What Should Determine A Proper Civilisation?


Dear Reader,

There is definitely a significant call for a change in the way we do things. Even TIME magazine says so in their recent article. But is all this just talk - where is the serious thinking about what kind of life - what kind of civilisation - do we want, or what do we consider we should evolve towards? Do we have a concrete - real - idea of what the word 'civilisation' should mean? Can peace be achieved?


Using the computer game 'Civilisation' to model our needs is not likely to help!


As far back as Plato and from Thomas More and Francis Bacon to H.G. Wells, there have been many who have put forward their ideas of what an ideal world would mean. Karl Marx constructed an 'ism', and we have suffered many other forms of 'ism's since, most notably the relatively recent 'Thatcherism'. Revolutions, as exemplified in France and Russia, did not produce satisfactory results.


None of these ideas and events seems to have properly considered the underlying issue at hand - that people are not robots to be moved around as on a chessboard, but instead can only be inclined towards worthwhile change according to need by being inspired to do so. In my view, people need to feel that the situation is such that some great adjustment has to be made according to what they value the most. For me, the keyword is 'value'.

Adam Smith - the remarkable Scottish moral philosopher who wrote 'Wealth of Nations' - had a central thread running through his work which was an unusually strong commitment to the soundness of the ordinary human being’s judgments, and a concern to fend off attempts, by philosophers and policy-makers, to replace those judgments with the supposedly better “systems” invented by intellectuals. Smith gives every indication that he was a supporter of human values.

It is remarkable how we are led to believe that civilisations are found when some artefact is discovered. But the renowned anthropologist Margaret Mead had a different form of measure. To her, civilisation begins with the application of care. Early in his career, Dr. Paul Brand, who became an eminent surgeon, attended a lecture given by Mead, which he later documented in his book 'The Gift of Pain'.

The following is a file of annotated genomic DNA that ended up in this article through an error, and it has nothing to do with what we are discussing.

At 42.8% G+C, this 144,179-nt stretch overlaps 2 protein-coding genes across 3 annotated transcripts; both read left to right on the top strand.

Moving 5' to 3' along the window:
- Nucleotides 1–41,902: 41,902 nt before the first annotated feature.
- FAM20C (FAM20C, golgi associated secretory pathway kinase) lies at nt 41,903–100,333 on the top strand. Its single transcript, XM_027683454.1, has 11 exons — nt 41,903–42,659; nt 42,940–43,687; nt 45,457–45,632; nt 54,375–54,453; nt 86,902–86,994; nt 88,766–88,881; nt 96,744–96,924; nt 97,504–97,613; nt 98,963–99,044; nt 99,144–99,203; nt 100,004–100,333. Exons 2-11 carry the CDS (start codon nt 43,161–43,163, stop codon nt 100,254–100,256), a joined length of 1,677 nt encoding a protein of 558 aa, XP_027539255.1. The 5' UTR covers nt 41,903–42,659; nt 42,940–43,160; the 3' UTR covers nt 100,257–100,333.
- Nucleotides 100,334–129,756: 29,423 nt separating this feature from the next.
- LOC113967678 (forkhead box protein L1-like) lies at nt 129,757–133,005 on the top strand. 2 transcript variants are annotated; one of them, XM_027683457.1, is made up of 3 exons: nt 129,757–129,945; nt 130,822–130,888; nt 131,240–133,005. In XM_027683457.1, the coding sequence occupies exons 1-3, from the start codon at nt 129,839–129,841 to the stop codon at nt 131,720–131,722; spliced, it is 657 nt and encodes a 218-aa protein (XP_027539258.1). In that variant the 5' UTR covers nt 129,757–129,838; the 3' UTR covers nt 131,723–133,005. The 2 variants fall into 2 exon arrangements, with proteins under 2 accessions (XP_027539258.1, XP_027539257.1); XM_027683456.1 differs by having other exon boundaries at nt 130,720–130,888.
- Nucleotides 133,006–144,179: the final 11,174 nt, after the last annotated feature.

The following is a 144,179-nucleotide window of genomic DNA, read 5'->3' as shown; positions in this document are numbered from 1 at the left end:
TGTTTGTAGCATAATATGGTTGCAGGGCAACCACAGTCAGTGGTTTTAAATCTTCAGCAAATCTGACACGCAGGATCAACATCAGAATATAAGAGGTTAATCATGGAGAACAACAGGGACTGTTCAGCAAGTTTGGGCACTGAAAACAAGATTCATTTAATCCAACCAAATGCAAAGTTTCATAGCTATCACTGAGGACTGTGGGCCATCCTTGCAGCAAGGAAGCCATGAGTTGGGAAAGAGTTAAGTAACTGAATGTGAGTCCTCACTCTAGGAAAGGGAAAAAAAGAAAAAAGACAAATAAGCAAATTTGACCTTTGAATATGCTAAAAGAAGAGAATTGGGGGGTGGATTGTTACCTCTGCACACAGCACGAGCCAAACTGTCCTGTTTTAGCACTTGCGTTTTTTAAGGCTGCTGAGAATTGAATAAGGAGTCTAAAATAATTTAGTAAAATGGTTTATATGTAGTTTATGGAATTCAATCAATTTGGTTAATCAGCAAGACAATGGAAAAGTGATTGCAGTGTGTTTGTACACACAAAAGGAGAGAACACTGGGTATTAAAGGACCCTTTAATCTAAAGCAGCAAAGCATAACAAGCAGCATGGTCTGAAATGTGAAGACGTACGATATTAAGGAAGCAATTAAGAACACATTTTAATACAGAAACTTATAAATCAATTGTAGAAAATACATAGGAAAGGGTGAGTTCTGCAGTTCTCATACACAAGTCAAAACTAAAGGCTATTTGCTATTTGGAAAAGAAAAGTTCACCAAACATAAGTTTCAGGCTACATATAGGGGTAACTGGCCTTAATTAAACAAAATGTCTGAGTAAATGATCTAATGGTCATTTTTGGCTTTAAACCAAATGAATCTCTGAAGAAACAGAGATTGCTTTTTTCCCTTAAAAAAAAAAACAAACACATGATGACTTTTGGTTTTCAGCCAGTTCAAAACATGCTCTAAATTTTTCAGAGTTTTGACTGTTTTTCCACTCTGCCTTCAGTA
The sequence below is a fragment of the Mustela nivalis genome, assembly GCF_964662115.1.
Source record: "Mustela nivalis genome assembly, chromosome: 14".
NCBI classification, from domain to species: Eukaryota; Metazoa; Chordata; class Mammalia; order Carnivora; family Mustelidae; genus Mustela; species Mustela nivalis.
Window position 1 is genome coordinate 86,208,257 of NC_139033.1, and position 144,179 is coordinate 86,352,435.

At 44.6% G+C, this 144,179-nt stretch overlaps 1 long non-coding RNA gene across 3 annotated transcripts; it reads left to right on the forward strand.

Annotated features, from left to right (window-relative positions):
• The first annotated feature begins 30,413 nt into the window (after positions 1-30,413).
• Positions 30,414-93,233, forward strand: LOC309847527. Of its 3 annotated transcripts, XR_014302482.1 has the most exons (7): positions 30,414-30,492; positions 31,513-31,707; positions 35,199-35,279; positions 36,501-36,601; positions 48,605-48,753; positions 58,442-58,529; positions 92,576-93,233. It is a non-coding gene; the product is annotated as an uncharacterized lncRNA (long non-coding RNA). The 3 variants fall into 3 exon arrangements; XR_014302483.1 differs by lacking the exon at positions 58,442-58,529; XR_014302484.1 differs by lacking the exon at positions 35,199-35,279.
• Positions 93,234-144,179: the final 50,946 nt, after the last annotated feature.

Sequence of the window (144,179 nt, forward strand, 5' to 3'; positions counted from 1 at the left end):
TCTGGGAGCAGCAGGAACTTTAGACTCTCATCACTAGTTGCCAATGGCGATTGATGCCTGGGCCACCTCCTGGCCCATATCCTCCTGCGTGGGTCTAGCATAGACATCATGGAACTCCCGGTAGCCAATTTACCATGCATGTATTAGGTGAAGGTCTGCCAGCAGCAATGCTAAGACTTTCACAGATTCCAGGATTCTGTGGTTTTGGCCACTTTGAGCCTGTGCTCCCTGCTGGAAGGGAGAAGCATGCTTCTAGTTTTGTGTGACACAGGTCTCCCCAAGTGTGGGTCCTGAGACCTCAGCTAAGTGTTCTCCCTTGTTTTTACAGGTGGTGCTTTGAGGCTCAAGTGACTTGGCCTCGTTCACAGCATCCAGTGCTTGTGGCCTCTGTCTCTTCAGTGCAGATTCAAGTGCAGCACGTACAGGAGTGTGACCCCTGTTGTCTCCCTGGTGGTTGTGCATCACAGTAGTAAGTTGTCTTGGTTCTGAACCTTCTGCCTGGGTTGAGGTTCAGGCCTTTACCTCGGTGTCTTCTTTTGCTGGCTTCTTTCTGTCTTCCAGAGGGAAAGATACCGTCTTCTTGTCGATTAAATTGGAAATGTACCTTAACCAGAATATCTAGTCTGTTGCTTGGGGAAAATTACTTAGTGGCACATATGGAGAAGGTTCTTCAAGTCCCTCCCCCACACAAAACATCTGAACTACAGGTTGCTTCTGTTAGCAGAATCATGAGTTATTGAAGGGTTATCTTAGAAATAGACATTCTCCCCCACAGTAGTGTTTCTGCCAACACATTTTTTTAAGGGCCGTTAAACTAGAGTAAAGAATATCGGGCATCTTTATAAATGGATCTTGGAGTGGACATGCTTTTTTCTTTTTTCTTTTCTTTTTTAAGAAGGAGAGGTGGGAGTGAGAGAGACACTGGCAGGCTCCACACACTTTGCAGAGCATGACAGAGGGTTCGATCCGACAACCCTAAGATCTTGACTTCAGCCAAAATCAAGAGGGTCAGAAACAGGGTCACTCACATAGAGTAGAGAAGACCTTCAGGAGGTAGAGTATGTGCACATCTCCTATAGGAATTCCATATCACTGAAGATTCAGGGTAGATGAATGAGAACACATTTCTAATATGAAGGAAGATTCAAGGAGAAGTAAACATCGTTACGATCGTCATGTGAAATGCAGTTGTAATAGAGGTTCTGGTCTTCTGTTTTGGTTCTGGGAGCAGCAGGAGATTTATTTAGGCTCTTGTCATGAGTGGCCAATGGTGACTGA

"What would you say is the earliest sign of civilization?” she asked, naming a few options. A clay pot? Tools made of iron? The first domesticated plants? “These are all early signs,” she continued, “but here is what I believe to be evidence of the earliest true civilization.”
High above her head she held a human femur, the largest bone in the leg, and pointed to a grossly thickened area where the bone had fractured and solidly healed.
“Such signs of healing are never found among the remains of the earliest, fiercest societies. In their skeletons we find violence: a rib pierced by an arrow, a skull crushed by a club. But this healed bone shows that someone must have cared for the injured person—hunted on his behalf, brought him food, served him at personal sacrifice.”
With Margaret Mead, I believe that this quality of shared pain is central to what it means to be a human being.… And the presence of a caring person can have an actual, measurable effect on pain and on healing.
Though I like this example provided by Brand, I do not feel that it gets quite to the heart of the matter as to what is a solid foundation for civilisation, though the notion of care should be a fundamental part of it. Mahatma Gandhi certainly had a more all-embracing notion. The following is taken from this article.
In contrast to modern civilisation, which Gandhi characterises ... as being chiefly preoccupied with “bodily welfare” — for example, the attainment of more comfortable homes, faster machines and speedy air and rail travel – true civilisation pointed at right morality. [He produced a] famous definition: “Civilisation is that mode of conduct which points out to man the path of duty.”